Go Round the Mountain is a folk song and game that’s simple, quick to learn, and offers enough variety to keep your students engaged. You can use this song to practice do, re, and mi, play a movement game, or work on articulation with recorders.
For this game, students are in a circle. They start by marching clockwise in the circle for the first run-through. Then, students call out different actions, such as skip, jump, hop, etc. They, they replace the word “Go” with this word and mimic the action as they continue to sing and move.
This song would be a great exercise in articulation due to the rhythms and repeated notes. If your students don’t already know this song and game, begin by teaching it to them before pulling out the recorders. This way, they’ll know how the song sounds, and will be better able to recognize their own mistakes as they play through it for the first time.
It may also help to color-coordinate the notes for easier distinction.
Here are a few tips for teaching this song on a recorder
- Have students practice the articulation without the recorder first, using too, du, or other preferred syllable. Then, have them practice it with the recorder on their chin. Next, they can practice on their chin while fingering through. And finally, have them practice articulating the rhythm on a single note of their choice. Do this before playing each measure.This type of methodical sequencing will give your students their best chance at success. While it may feel like second-nature to us, playing an instrument is entirely foreign to most of your students.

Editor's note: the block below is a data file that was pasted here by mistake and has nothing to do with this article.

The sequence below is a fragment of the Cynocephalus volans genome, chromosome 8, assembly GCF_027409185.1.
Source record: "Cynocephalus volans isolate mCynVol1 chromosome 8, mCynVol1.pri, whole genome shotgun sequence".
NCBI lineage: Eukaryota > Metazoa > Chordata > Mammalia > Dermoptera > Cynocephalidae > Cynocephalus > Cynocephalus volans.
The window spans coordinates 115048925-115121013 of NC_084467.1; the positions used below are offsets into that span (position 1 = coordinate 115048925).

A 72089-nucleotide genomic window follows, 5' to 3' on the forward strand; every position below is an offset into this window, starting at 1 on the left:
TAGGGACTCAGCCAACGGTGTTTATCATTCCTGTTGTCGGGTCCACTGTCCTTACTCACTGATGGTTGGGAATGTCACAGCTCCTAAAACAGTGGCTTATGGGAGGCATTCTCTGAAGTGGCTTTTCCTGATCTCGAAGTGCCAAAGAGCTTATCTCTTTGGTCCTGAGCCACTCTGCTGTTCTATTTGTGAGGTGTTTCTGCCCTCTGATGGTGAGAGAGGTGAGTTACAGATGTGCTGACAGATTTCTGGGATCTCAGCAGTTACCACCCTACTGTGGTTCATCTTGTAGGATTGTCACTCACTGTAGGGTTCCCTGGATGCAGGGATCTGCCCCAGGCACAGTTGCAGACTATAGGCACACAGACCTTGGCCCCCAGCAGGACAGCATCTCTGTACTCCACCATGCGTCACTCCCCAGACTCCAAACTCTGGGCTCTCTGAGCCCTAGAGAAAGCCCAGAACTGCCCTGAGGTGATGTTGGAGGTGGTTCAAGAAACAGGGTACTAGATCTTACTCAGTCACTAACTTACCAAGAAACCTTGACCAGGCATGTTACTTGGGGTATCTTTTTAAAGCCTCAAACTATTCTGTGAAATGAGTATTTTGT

- Project the sheet music onto your interactive whiteboard and cover up all measures except the one you’ll be working on. Point to each note as the students play it, using a conducting baton or laser pointer. Then, ask advanced players to take over the “conducting” for you. Not only does this keep them from getting bored, it gives them a leadership opportunity. You might even show them how to conduct with their hands, adding yet another skill to their abilities.
- As students successfully play each measure, uncover another. When you get to the end of the first line, uncover the entire second line and ask them to compare. They’ll be happy to see that they repeat most of what they’ve already learned. It’s also a good time to point out how understanding musical form can help us in learning to play new music.
- Lastly, consider intervals of individual practice. Because students already know the song and game, they will be better able to “finger silently” because the song will be in their head. It won’t just be a mysterious jumble of notes on a page and awkward fingerings.